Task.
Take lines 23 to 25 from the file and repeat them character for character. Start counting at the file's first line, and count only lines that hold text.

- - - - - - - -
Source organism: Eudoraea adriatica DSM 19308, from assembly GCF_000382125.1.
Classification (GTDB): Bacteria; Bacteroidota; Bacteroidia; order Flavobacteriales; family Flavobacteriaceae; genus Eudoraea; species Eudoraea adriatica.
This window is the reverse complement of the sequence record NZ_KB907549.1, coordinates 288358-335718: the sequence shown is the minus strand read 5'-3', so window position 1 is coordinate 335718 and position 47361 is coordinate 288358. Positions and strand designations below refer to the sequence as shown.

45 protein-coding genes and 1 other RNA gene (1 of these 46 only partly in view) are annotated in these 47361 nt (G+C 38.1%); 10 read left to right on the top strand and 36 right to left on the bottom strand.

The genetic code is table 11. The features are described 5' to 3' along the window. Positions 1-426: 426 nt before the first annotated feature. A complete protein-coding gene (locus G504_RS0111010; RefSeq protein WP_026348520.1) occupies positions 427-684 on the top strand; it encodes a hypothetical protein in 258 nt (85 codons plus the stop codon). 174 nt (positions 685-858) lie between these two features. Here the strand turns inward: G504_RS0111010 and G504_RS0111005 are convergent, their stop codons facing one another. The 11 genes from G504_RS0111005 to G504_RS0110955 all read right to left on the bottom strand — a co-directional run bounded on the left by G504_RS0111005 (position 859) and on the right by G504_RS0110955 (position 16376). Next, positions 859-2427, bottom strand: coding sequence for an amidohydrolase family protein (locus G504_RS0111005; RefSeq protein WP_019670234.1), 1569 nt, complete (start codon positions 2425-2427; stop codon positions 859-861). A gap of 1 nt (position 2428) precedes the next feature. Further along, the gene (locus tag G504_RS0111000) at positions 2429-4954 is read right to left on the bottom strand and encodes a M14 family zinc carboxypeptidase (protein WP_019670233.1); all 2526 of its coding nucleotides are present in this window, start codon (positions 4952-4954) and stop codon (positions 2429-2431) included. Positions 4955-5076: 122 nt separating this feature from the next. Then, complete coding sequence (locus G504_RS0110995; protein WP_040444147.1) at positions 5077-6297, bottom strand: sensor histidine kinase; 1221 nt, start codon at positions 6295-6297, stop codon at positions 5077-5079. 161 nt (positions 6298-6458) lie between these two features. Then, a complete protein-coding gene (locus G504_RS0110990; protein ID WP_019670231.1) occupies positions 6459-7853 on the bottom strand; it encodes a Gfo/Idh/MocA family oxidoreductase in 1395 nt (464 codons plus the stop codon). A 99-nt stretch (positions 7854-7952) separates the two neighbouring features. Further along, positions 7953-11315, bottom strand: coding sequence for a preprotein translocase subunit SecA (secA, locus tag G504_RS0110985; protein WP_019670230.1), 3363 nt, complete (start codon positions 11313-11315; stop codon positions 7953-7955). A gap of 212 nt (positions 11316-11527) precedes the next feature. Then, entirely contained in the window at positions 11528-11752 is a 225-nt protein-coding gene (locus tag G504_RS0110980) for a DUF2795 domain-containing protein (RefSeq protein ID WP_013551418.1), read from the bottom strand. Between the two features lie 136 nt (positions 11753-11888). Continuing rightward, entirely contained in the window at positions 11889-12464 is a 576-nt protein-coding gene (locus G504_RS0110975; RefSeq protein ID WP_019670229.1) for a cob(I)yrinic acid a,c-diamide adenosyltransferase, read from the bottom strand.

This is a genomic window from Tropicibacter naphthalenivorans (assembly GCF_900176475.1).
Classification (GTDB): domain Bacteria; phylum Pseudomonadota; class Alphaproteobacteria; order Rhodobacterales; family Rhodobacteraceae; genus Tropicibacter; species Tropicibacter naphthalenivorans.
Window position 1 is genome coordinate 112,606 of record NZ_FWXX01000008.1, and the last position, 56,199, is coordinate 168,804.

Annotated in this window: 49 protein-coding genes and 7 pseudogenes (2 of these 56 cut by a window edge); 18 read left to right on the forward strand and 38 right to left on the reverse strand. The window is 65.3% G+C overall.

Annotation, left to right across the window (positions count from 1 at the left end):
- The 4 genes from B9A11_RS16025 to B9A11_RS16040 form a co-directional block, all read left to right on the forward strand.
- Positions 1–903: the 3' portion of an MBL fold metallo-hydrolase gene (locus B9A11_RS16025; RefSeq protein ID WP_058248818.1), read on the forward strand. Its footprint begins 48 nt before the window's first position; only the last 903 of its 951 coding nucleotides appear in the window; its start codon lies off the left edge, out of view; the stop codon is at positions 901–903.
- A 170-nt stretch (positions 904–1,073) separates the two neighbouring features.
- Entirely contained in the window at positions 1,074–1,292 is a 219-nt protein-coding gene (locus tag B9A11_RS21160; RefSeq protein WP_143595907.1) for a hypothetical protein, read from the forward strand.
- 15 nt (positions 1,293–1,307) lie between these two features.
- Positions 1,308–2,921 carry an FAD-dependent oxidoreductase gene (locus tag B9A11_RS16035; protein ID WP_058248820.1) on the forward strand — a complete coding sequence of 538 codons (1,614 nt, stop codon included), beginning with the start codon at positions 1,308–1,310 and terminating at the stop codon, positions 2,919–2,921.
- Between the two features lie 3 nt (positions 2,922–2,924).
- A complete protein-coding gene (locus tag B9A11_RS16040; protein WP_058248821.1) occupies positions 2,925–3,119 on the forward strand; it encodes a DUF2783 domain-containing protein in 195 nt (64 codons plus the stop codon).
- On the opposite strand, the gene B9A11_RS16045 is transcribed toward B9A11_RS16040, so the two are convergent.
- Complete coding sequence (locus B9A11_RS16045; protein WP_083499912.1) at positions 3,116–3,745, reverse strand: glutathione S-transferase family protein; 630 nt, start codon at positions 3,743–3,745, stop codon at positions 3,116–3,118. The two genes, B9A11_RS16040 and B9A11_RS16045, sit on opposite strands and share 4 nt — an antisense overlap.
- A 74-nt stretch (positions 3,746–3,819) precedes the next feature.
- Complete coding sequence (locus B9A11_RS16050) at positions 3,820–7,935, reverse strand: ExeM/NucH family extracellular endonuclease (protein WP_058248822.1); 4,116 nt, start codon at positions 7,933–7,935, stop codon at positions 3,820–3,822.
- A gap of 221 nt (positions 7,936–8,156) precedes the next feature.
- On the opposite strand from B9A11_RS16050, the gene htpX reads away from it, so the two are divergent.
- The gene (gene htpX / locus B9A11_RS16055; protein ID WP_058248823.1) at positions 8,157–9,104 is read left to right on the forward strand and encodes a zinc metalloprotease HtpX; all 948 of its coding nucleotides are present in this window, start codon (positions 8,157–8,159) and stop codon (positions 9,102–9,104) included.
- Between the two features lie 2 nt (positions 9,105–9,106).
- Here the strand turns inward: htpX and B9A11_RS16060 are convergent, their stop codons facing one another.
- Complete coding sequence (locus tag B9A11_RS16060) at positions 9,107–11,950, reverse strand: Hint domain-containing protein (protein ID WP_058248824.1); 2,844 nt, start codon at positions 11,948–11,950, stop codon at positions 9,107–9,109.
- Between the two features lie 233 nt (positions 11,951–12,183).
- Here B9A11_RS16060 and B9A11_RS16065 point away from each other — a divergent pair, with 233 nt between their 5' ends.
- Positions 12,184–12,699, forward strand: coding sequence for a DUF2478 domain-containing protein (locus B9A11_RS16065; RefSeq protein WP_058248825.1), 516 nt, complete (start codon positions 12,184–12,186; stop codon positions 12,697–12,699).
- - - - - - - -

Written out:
- A gap of 221 nt (positions 7,936–8,156) precedes the next feature.
- On the opposite strand from B9A11_RS16050, the gene htpX reads away from it, so the two are divergent.
- The gene (gene htpX / locus B9A11_RS16055; protein ID WP_058248823.1) at positions 8,157–9,104 is read left to right on the forward strand and encodes a zinc metalloprotease HtpX; all 948 of its coding nucleotides are present in this window, start codon (positions 8,157–8,159) and stop codon (positions 9,102–9,104) included.